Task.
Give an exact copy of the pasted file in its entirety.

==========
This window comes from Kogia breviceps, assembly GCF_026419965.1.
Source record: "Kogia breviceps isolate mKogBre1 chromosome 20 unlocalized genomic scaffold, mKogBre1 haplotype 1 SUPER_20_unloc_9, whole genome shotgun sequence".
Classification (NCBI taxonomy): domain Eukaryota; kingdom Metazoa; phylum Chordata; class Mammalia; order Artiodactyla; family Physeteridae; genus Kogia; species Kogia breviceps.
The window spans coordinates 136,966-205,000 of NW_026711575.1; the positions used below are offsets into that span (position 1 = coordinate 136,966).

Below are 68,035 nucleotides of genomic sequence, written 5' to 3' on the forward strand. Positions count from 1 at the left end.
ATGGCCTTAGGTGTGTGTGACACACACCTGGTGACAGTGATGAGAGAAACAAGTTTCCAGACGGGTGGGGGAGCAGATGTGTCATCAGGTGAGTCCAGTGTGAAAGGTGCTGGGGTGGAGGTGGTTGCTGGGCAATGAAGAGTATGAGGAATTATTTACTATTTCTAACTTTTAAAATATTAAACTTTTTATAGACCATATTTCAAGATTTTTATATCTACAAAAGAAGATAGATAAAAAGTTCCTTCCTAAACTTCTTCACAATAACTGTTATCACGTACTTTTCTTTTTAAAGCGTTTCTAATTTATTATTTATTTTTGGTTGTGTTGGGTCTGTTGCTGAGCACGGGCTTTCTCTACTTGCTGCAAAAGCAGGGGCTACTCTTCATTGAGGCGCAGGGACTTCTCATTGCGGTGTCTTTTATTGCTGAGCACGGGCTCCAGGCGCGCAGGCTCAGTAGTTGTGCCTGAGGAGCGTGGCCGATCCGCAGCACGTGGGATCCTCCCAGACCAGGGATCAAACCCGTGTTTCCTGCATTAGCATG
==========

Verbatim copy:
This window comes from Kogia breviceps, assembly GCF_026419965.1.
Source record: "Kogia breviceps isolate mKogBre1 chromosome 20 unlocalized genomic scaffold, mKogBre1 haplotype 1 SUPER_20_unloc_9, whole genome shotgun sequence".
Classification (NCBI taxonomy): domain Eukaryota; kingdom Metazoa; phylum Chordata; class Mammalia; order Artiodactyla; family Physeteridae; genus Kogia; species Kogia breviceps.
The window spans coordinates 136,966-205,000 of NW_026711575.1; the positions used below are offsets into that span (position 1 = coordinate 136,966).

Below are 68,035 nucleotides of genomic sequence, written 5' to 3' on the forward strand. Positions count from 1 at the left end.
ATGGCCTTAGGTGTGTGTGACACACACCTGGTGACAGTGATGAGAGAAACAAGTTTCCAGACGGGTGGGGGAGCAGATGTGTCATCAGGTGAGTCCAGTGTGAAAGGTGCTGGGGTGGAGGTGGTTGCTGGGCAATGAAGAGTATGAGGAATTATTTACTATTTCTAACTTTTAAAATATTAAACTTTTTATAGACCATATTTCAAGATTTTTATATCTACAAAAGAAGATAGATAAAAAGTTCCTTCCTAAACTTCTTCACAATAACTGTTATCACGTACTTTTCTTTTTAAAGCGTTTCTAATTTATTATTTATTTTTGGTTGTGTTGGGTCTGTTGCTGAGCACGGGCTTTCTCTACTTGCTGCAAAAGCAGGGGCTACTCTTCATTGAGGCGCAGGGACTTCTCATTGCGGTGTCTTTTATTGCTGAGCACGGGCTCCAGGCGCGCAGGCTCAGTAGTTGTGCCTGAGGAGCGTGGCCGATCCGCAGCACGTGGGATCCTCCCAGACCAGGGATCAAACCCGTGTTTCCTGCATTAGCATG